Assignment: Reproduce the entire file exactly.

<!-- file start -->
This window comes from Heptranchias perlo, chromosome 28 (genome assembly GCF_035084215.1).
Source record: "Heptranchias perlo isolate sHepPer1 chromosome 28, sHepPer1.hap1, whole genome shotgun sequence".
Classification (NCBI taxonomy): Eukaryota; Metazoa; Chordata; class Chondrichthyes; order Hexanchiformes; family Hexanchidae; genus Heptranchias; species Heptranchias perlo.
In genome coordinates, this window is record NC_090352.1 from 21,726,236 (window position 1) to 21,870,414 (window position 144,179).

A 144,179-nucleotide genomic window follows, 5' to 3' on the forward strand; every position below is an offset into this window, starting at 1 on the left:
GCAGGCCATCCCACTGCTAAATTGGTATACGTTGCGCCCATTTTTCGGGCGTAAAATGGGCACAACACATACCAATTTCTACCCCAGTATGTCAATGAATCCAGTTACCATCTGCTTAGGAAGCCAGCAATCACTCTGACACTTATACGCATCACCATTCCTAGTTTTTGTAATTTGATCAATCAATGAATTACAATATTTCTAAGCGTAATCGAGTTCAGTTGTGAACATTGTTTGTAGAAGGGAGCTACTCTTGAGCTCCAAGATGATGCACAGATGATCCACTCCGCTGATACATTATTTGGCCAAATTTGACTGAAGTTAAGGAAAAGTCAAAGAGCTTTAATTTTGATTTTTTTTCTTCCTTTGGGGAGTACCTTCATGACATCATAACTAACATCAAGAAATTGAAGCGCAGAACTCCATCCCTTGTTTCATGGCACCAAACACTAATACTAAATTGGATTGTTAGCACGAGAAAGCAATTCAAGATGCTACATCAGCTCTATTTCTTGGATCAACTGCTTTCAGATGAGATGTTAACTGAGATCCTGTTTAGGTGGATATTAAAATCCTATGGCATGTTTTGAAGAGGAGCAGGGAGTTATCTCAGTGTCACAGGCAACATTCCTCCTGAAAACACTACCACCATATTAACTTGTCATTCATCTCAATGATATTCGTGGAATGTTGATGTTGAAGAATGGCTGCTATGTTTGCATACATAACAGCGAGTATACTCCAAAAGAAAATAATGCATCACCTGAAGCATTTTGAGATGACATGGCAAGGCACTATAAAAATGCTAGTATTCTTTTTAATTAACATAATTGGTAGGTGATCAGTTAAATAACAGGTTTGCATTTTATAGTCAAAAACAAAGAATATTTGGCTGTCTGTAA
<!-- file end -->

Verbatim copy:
This window comes from Heptranchias perlo, chromosome 28 (genome assembly GCF_035084215.1).
Source record: "Heptranchias perlo isolate sHepPer1 chromosome 28, sHepPer1.hap1, whole genome shotgun sequence".
Classification (NCBI taxonomy): Eukaryota; Metazoa; Chordata; class Chondrichthyes; order Hexanchiformes; family Hexanchidae; genus Heptranchias; species Heptranchias perlo.
In genome coordinates, this window is record NC_090352.1 from 21,726,236 (window position 1) to 21,870,414 (window position 144,179).

A 144,179-nucleotide genomic window follows, 5' to 3' on the forward strand; every position below is an offset into this window, starting at 1 on the left:
GCAGGCCATCCCACTGCTAAATTGGTATACGTTGCGCCCATTTTTCGGGCGTAAAATGGGCACAACACATACCAATTTCTACCCCAGTATGTCAATGAATCCAGTTACCATCTGCTTAGGAAGCCAGCAATCACTCTGACACTTATACGCATCACCATTCCTAGTTTTTGTAATTTGATCAATCAATGAATTACAATATTTCTAAGCGTAATCGAGTTCAGTTGTGAACATTGTTTGTAGAAGGGAGCTACTCTTGAGCTCCAAGATGATGCACAGATGATCCACTCCGCTGATACATTATTTGGCCAAATTTGACTGAAGTTAAGGAAAAGTCAAAGAGCTTTAATTTTGATTTTTTTTCTTCCTTTGGGGAGTACCTTCATGACATCATAACTAACATCAAGAAATTGAAGCGCAGAACTCCATCCCTTGTTTCATGGCACCAAACACTAATACTAAATTGGATTGTTAGCACGAGAAAGCAATTCAAGATGCTACATCAGCTCTATTTCTTGGATCAACTGCTTTCAGATGAGATGTTAACTGAGATCCTGTTTAGGTGGATATTAAAATCCTATGGCATGTTTTGAAGAGGAGCAGGGAGTTATCTCAGTGTCACAGGCAACATTCCTCCTGAAAACACTACCACCATATTAACTTGTCATTCATCTCAATGATATTCGTGGAATGTTGATGTTGAAGAATGGCTGCTATGTTTGCATACATAACAGCGAGTATACTCCAAAAGAAAATAATGCATCACCTGAAGCATTTTGAGATGACATGGCAAGGCACTATAAAAATGCTAGTATTCTTTTTAATTAACATAATTGGTAGGTGATCAGTTAAATAACAGGTTTGCATTTTATAGTCAAAAACAAAGAATATTTGGCTGTCTGTAA